Poland corruption report urges government transparency

Poland corruption report
© iStock/Velishchuk

A report published yesterday calls on Poland to promote transparency and integrity in its central government and law enforcement bodies.

The report was released by The Council of Europe’s Group of States against Corruption (GRECO) and is based on information gathered during in-person visits to Poland in 2018. It highlights multiple leadership changes and inadequate salaries as contributing factors to corruption among police and border officials, noting that the low wages paid to police led to difficulty recruiting “qualified and committed personnel”; and that officers in financial difficulties may seek second jobs or other additional sources of income, leading to potential conflicts of interest and “problematic third-party relations”.

The report commends the progress Poland has already made in addressing corruption, including improving transparency among lobbyists and introducing a new anti-corruption programme to run between 2018 and 2020; but identifies a number of fields which could still benefit from more effective oversight. Protocols regarding government officials receiving gifts and benefits were found to be vague, while officials tended to lack knowledge about what gifts they were and were not permitted to accept.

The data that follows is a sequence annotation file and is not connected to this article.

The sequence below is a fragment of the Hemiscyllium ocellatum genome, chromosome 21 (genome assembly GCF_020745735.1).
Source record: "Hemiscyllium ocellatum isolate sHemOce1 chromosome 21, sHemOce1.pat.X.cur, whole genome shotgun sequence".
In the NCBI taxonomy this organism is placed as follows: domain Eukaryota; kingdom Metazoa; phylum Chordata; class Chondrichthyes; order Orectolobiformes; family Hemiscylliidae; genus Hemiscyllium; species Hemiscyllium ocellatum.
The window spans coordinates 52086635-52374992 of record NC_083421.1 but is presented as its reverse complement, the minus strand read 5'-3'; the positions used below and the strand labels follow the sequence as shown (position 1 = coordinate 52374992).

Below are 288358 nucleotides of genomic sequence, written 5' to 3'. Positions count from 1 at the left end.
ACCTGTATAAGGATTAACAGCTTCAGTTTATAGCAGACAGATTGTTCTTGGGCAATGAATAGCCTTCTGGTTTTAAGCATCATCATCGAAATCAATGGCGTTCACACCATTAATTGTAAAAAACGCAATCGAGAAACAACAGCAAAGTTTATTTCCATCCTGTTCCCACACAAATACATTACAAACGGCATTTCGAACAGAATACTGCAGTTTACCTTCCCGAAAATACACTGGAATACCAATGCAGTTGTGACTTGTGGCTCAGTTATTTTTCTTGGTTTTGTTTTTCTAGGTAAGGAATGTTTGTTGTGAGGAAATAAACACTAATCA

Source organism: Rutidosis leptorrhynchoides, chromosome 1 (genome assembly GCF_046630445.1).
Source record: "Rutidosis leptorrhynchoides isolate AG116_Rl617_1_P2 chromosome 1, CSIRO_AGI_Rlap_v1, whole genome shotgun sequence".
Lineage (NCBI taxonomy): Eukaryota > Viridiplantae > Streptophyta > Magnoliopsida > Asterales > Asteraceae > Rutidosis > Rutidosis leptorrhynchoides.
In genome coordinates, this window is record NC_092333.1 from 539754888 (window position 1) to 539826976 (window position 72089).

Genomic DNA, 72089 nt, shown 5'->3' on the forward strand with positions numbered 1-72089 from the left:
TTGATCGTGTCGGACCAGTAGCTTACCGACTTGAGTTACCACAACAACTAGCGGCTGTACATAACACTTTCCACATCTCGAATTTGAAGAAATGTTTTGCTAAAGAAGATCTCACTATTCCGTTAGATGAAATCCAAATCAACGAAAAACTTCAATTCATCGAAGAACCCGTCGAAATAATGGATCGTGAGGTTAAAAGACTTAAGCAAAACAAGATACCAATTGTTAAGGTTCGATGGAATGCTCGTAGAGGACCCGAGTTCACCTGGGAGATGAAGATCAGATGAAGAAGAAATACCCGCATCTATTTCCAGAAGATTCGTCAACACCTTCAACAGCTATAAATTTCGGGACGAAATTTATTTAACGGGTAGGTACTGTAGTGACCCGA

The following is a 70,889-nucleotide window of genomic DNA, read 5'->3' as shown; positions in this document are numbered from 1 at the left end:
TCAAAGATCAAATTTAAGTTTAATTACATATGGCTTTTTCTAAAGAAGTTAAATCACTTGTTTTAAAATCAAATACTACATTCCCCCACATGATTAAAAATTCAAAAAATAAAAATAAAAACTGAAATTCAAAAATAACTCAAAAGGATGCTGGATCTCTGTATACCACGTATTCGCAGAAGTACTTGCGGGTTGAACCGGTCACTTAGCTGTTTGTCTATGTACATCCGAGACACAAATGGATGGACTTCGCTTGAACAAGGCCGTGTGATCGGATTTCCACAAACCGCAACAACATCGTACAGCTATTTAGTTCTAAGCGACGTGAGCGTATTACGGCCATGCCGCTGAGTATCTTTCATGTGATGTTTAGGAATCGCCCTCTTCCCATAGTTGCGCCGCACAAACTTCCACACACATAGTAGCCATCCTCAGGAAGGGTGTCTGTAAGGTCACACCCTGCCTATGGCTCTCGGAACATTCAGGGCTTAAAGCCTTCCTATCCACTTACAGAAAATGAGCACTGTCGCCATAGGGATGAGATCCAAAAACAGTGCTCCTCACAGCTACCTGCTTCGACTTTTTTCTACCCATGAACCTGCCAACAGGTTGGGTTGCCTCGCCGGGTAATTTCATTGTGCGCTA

Persons exercising top executive functions (PTEFs) in Poland must declare any assets or interests they possess, including where these are co-owned with their spouses. However GRECO officials noted that such declarations give only a limited picture of a PTEF’s private interests if any are wholly owned by a spouse, or if the “marital property regime” changes. Senior officials who hold top executive functions are not legally held to any system of transparency.

Meanwhile, according to the corruption report, Poland’s Central Anti-Corruption Bureau (CAB) does not exercise full verification of asset declarations; with only around one per cent of declarations subject to full checks. The independence of the CAB came into question, as it exists under the authority of the Polish Prime Minister and a designated “minister-coordinator for special services”.

Greco listed a number of recommendations to improve corruption oversight in Poland, including implementing systemic awareness raising for PTEFs to ensure they are fully apprised of their rights and responsibilities; and establishing an “independent review mechanism” outwith government control.


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